15. Vocks S, Legenbauer T, Wachter A, Wucherer M, Kosfelder J. What happens in the course of body exposure? Emotional, cognitive, and physiological reactions to mirror confrontation in eating disorders. J Psychosom Res (2007) 62(2):231–9. doi: 10.1016/j.jpsychores.2006.08.007
16. Norris DL. The effects of mirror confrontation on self-estimation of body dimensions in anorexia nervosa, bulimia and two control groups. Psychol Med (1984) 14(4):835–42. 16. doi: 10.1017/S0033291700019802
17. Moschos MM, Moustafa G-A, Gonidakis F, Papageorgiou C. Retinal and choroidal alterations in patients with anorexia nervosa without vision loss. Int J Eat Disord (2016) 49:386–90. doi: 10.1002/eat.22471
18. Madsen SK, Bohon C, Feusner JD. Greater anterior insula activation during anticipation of food images in women recovered from anorexia nervosa versus controls. J Psychiatr Res (2013) 47(10):1483–91. doi: 10.1016/j.pscychresns.2013.06.010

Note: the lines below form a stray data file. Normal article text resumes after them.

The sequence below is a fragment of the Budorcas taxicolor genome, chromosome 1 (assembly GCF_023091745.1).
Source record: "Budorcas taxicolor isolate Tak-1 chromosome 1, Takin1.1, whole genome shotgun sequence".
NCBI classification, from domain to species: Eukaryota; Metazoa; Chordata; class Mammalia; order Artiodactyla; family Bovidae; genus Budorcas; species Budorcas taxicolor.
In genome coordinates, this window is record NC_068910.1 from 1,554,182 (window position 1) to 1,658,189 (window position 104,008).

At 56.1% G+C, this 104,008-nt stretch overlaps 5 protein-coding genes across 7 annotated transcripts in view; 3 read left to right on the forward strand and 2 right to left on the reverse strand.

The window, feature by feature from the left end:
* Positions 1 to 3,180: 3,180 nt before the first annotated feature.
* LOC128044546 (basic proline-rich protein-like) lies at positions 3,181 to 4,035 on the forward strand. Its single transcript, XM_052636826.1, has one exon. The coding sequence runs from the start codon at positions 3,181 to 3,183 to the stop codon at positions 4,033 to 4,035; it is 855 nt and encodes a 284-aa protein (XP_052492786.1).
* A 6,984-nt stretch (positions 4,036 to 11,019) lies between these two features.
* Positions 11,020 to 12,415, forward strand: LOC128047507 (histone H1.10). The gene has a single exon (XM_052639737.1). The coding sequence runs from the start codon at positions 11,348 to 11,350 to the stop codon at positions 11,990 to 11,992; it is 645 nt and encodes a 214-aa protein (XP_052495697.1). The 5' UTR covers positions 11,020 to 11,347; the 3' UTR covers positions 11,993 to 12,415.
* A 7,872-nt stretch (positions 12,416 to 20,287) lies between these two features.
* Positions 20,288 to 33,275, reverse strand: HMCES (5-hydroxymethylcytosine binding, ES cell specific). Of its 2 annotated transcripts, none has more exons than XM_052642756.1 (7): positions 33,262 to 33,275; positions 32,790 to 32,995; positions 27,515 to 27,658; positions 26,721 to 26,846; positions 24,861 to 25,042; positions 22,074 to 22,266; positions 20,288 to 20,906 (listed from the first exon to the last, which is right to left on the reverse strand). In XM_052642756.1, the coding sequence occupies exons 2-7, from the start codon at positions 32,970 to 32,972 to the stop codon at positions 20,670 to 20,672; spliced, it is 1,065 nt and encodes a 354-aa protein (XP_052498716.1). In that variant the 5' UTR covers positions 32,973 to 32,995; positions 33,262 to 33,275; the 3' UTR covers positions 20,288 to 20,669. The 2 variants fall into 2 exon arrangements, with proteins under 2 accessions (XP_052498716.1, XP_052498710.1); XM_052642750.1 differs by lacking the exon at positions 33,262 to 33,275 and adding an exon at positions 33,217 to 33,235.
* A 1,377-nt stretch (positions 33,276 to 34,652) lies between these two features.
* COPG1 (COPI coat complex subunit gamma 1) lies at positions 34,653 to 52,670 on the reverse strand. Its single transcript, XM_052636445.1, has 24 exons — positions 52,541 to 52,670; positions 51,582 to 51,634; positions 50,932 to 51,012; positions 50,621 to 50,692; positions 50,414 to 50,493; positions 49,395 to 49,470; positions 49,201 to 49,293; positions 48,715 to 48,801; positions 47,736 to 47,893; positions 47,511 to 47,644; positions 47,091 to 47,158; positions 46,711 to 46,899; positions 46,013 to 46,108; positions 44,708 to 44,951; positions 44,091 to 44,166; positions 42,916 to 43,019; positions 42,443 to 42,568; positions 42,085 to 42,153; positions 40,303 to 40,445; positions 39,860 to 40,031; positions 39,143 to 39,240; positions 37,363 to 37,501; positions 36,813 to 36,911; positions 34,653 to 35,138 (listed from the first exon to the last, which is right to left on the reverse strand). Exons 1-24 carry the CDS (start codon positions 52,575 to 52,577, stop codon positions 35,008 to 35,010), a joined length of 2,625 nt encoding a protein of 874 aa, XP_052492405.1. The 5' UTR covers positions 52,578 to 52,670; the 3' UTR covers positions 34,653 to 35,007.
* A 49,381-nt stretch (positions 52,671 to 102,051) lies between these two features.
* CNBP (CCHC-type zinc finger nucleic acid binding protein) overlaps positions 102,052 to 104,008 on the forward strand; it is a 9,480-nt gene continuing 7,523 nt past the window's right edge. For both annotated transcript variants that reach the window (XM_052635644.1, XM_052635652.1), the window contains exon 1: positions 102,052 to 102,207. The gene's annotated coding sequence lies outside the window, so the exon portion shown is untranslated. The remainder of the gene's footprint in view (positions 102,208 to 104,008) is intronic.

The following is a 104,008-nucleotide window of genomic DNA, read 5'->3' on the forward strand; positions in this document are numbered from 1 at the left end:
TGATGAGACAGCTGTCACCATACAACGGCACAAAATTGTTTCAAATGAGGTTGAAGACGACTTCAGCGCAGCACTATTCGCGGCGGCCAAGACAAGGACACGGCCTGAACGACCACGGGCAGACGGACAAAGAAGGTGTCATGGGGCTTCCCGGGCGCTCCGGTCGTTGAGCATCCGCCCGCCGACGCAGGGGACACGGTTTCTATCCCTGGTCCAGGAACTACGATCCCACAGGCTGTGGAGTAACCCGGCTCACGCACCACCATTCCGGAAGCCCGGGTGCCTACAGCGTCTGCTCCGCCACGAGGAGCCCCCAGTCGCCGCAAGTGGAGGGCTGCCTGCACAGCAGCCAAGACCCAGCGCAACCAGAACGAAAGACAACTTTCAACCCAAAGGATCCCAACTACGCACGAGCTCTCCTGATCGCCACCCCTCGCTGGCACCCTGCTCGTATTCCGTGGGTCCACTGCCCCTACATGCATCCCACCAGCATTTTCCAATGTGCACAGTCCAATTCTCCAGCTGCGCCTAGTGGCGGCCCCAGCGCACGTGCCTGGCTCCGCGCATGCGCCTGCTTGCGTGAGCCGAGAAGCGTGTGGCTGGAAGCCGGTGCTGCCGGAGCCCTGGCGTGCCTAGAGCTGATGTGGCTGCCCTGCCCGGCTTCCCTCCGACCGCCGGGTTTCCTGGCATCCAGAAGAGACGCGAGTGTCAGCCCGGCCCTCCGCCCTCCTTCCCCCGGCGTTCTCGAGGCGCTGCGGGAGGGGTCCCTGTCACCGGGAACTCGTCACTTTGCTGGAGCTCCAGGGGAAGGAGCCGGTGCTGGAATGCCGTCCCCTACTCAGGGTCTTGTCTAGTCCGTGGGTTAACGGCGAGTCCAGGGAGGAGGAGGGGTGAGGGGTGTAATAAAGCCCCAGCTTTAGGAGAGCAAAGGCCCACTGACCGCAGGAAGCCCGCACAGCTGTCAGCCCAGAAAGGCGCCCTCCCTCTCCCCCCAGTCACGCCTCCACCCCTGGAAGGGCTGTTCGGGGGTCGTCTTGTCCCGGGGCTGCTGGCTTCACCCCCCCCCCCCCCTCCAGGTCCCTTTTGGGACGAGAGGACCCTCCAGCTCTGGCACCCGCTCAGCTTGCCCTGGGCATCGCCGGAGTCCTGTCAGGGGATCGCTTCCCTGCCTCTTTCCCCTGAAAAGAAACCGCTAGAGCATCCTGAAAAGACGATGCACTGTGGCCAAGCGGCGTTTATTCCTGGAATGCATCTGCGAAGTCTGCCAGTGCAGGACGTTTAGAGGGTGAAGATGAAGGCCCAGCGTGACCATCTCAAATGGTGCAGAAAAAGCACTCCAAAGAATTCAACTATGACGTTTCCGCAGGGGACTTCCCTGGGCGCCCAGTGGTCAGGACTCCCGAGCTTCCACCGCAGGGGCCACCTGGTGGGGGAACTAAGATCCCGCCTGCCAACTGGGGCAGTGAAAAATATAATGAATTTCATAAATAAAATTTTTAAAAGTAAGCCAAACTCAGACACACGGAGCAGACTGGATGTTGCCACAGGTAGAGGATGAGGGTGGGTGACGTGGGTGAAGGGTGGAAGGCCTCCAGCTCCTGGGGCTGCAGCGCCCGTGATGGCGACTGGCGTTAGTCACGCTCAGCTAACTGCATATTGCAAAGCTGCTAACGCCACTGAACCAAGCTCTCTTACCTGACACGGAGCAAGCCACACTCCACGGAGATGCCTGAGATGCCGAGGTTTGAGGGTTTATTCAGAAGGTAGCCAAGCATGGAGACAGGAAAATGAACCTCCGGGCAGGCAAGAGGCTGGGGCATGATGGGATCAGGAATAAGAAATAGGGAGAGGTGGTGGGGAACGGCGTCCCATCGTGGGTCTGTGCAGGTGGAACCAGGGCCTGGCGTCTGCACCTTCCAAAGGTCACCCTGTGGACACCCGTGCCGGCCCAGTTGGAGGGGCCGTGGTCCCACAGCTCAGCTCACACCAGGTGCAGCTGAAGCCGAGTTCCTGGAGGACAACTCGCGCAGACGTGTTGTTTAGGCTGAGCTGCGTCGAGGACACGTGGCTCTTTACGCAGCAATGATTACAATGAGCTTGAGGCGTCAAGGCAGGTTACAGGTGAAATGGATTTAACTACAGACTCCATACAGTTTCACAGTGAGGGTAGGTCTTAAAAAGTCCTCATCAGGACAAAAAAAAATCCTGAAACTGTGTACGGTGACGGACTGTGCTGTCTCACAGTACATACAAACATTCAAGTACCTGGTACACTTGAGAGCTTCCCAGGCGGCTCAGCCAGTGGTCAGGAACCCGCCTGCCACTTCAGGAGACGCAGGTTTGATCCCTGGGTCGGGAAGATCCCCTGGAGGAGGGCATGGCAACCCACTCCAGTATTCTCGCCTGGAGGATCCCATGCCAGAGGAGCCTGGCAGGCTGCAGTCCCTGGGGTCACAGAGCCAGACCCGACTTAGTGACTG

19. Keizer A, Engel MM, Bonekamp J, Van Elburg A. Hoop training: a pilot study assessing the effectiveness of a multisensory approach to treatment of body image disturbance in anorexia nervosa. Eat Weight Disord. (2018) 24(5): 953–958. doi: 10.1007/s40519-018-0585-z
20. Gaudio S, Brooks SJ, Riva G. Nonvisual multisensory impairment of body perception in anorexia nervosa: a systematic review of neuropsychological studies. PLoS One (2014) 9(10): e110087. doi: 10.1371/journal.pone.0110087
21. Keizer A, Smeets MAM, Dijkerman HC, Uzunbajakau SA, Van A, Postma A. Too fat to fit through the door: first evidence for disturbed body-scaled action in anorexia nervosa during locomotion. PLoS One (2013) 8(5):1–8. doi: 10.1371/journal.pone.0064602